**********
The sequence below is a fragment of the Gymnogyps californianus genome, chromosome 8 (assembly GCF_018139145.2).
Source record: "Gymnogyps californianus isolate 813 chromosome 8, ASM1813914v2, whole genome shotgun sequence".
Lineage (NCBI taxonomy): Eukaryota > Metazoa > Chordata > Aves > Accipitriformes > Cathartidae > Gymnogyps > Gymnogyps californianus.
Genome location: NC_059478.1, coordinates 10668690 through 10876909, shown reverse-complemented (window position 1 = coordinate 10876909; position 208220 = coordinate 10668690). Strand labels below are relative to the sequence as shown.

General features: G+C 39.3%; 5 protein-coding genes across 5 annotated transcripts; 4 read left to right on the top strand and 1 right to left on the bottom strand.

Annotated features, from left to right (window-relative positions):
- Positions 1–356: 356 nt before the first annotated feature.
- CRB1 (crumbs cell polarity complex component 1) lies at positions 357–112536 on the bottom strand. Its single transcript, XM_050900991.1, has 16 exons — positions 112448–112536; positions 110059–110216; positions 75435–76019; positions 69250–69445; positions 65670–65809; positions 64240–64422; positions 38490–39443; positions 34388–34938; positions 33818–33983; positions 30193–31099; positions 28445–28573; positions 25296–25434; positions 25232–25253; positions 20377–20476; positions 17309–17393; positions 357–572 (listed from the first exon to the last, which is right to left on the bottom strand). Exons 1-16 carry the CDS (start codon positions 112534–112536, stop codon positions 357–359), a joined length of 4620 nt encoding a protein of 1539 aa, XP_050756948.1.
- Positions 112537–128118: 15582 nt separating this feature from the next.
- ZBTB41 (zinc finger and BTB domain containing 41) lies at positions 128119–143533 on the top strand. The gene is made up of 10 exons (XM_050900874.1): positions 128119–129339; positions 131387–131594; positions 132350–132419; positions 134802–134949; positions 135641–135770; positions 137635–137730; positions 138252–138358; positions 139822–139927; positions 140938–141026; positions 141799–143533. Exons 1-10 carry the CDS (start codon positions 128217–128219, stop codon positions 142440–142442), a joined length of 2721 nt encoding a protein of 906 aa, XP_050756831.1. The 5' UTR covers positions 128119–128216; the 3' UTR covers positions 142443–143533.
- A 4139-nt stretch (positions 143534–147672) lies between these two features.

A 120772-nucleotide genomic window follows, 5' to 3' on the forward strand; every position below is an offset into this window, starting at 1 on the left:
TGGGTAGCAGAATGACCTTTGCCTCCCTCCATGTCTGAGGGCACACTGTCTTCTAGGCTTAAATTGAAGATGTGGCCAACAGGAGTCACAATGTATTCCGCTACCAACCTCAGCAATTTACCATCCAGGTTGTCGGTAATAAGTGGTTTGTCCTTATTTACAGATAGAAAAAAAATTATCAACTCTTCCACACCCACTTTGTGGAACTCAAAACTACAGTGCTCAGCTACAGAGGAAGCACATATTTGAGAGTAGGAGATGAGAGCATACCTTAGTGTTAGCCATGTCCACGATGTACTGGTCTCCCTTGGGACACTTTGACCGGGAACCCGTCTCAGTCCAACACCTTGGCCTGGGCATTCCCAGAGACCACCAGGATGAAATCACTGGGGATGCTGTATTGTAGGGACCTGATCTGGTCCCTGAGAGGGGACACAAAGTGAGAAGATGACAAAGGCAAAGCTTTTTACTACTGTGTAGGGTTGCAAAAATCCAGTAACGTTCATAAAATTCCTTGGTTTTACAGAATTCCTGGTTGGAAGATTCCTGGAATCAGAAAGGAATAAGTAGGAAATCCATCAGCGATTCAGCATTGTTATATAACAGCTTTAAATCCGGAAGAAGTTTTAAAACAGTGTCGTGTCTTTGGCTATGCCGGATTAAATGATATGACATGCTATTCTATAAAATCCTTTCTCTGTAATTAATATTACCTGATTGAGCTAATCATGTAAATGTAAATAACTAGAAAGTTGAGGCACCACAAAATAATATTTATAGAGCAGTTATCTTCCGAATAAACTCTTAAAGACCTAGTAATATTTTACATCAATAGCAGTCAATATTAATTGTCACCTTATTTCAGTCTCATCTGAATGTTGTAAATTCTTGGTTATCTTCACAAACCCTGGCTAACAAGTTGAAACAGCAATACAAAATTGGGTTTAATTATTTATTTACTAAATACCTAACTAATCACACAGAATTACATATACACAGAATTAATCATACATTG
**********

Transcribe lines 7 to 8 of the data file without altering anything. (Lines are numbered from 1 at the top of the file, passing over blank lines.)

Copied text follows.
- Positions 1–356: 356 nt before the first annotated feature.
- CRB1 (crumbs cell polarity complex component 1) lies at positions 357–112536 on the bottom strand. Its single transcript, XM_050900991.1, has 16 exons — positions 112448–112536; positions 110059–110216; positions 75435–76019; positions 69250–69445; positions 65670–65809; positions 64240–64422; positions 38490–39443; positions 34388–34938; positions 33818–33983; positions 30193–31099; positions 28445–28573; positions 25296–25434; positions 25232–25253; positions 20377–20476; positions 17309–17393; positions 357–572 (listed from the first exon to the last, which is right to left on the bottom strand). Exons 1-16 carry the CDS (start codon positions 112534–112536, stop codon positions 357–359), a joined length of 4620 nt encoding a protein of 1539 aa, XP_050756948.1.